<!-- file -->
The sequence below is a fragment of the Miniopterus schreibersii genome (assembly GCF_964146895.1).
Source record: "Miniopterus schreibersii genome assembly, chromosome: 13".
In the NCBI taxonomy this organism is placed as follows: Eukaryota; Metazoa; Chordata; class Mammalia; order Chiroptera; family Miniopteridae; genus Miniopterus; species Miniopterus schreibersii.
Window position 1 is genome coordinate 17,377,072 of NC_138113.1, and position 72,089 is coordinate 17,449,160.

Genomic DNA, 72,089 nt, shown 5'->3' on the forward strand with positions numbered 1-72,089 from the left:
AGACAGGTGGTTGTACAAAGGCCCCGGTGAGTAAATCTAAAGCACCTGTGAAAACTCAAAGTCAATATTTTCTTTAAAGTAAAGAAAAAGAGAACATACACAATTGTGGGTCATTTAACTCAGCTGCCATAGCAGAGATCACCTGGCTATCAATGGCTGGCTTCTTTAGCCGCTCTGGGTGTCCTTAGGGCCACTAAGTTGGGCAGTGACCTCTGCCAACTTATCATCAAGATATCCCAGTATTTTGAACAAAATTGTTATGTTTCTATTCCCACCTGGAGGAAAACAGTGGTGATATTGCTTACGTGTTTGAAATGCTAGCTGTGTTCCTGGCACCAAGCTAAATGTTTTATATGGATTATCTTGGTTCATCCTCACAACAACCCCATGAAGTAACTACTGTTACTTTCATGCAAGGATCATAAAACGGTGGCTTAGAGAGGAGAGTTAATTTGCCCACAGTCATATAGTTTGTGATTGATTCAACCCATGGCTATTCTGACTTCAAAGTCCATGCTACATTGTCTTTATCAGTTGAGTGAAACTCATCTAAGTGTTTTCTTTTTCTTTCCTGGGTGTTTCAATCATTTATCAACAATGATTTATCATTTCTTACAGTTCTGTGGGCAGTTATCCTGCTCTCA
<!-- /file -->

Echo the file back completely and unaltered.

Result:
The sequence below is a fragment of the Miniopterus schreibersii genome (assembly GCF_964146895.1).
Source record: "Miniopterus schreibersii genome assembly, chromosome: 13".
In the NCBI taxonomy this organism is placed as follows: Eukaryota; Metazoa; Chordata; class Mammalia; order Chiroptera; family Miniopteridae; genus Miniopterus; species Miniopterus schreibersii.
Window position 1 is genome coordinate 17,377,072 of NC_138113.1, and position 72,089 is coordinate 17,449,160.

Genomic DNA, 72,089 nt, shown 5'->3' on the forward strand with positions numbered 1-72,089 from the left:
AGACAGGTGGTTGTACAAAGGCCCCGGTGAGTAAATCTAAAGCACCTGTGAAAACTCAAAGTCAATATTTTCTTTAAAGTAAAGAAAAAGAGAACATACACAATTGTGGGTCATTTAACTCAGCTGCCATAGCAGAGATCACCTGGCTATCAATGGCTGGCTTCTTTAGCCGCTCTGGGTGTCCTTAGGGCCACTAAGTTGGGCAGTGACCTCTGCCAACTTATCATCAAGATATCCCAGTATTTTGAACAAAATTGTTATGTTTCTATTCCCACCTGGAGGAAAACAGTGGTGATATTGCTTACGTGTTTGAAATGCTAGCTGTGTTCCTGGCACCAAGCTAAATGTTTTATATGGATTATCTTGGTTCATCCTCACAACAACCCCATGAAGTAACTACTGTTACTTTCATGCAAGGATCATAAAACGGTGGCTTAGAGAGGAGAGTTAATTTGCCCACAGTCATATAGTTTGTGATTGATTCAACCCATGGCTATTCTGACTTCAAAGTCCATGCTACATTGTCTTTATCAGTTGAGTGAAACTCATCTAAGTGTTTTCTTTTTCTTTCCTGGGTGTTTCAATCATTTATCAACAATGATTTATCATTTCTTACAGTTCTGTGGGCAGTTATCCTGCTCTCA